Unsecured Note

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Unsecured Note
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Unsecured notes are loans without collateral (such collateral is for example guarantee, cession of receivables, mortgage, pledge or deposit). As such, an unsecured note would be eligible for repayment after the liquidation. Their repayment depends on interest on the loan. Interest is a fixed fee that must be paid, otherwise the company must be forced to liquidate.

Unsecured notes are issued at nominal value (the price at the time of issue, not the current market value).

Together with debentures and convertible notes make up the issue of securities (A. Mills, W. Woodford, p. 35).

Unsecured Promissory Note

A promissory note is a note signed by the debtor, who promises to pay the claimant the amount of money within a specified period. Signed promissory note is a confirmation by the debtor in writing that he is owed a certain amount of money. This makes it difficult for the debtor to question fees or services rendered (C. Frischer, p. 125).

An unsecured promissory note is a legal document that documents the promise of a future payment. It's best to use this document in the case of memorializing simple business or personal loans.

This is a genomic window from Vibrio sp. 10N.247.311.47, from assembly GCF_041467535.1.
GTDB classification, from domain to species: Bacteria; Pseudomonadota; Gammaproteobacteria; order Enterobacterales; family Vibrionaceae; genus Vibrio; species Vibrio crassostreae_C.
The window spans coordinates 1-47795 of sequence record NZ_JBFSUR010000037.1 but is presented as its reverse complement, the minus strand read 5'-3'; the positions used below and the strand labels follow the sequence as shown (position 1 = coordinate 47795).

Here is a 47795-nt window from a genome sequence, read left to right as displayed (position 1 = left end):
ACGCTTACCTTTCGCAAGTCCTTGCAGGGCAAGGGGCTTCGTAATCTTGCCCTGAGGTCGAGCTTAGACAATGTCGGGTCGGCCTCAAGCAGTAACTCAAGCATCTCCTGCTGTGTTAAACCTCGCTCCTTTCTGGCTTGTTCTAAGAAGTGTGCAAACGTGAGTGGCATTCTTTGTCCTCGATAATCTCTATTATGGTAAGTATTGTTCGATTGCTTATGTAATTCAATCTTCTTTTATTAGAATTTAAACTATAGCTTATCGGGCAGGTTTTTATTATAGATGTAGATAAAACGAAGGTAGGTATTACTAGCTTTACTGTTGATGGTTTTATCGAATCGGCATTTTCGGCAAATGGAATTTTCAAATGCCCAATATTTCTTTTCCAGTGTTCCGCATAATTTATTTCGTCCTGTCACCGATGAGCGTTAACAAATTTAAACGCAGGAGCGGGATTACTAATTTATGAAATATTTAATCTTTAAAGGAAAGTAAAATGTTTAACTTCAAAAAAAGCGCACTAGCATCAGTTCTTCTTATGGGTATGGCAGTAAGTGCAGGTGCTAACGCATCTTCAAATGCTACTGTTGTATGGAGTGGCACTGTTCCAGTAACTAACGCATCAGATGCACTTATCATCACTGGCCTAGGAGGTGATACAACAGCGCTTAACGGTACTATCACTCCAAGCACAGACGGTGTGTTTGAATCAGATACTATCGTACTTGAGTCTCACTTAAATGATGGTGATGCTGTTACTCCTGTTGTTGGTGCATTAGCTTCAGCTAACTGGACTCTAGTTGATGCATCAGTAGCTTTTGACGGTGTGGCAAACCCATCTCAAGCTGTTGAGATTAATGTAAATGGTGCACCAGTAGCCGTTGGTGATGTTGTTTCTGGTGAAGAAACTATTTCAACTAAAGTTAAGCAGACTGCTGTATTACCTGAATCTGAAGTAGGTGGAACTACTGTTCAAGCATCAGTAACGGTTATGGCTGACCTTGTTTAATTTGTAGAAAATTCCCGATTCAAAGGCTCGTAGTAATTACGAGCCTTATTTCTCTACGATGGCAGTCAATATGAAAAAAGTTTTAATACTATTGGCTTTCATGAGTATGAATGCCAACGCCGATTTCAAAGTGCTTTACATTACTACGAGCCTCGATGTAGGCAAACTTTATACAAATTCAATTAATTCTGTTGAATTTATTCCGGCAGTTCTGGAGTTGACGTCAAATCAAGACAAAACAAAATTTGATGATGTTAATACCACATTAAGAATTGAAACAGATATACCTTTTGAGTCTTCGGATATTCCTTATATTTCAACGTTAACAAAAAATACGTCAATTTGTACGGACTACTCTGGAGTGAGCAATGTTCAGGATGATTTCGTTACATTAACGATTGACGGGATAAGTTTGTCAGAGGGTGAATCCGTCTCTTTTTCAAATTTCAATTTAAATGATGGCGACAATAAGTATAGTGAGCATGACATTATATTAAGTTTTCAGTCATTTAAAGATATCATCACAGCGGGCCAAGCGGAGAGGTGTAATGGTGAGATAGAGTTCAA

It doesn't give the lender rights and power, which gives him a secured promissory note (K. Thomas, p. 209). However, taking an unsecured note is better than none (C. Frischer, p. 125).

Determinants of unsecured loans

Factors determining participation in the unsecured loans market are, among others:

  • age;
  • income;
  • positive financial prospects;
  • housing tenure.

Regressions explaining the level of borrowing of individuals suggest that income is the main variable explaining cross-sectional differences in unsecured debts.

The increase in aggregate unsecured debt doesn't seem to be closely related to changes in the debt market conditions and was mainly related to larger amounts borrowed by indebted persons. Income growth, better educational qualifications and better financial outlook have contributed to this result. Most of the overall increase in unsecured debt is not explained by variables at the individual level, but is due to common, unmodified macroeconomic factors (A. Del-Rio, G. Young).


Author: Katarzyna Sieczkowska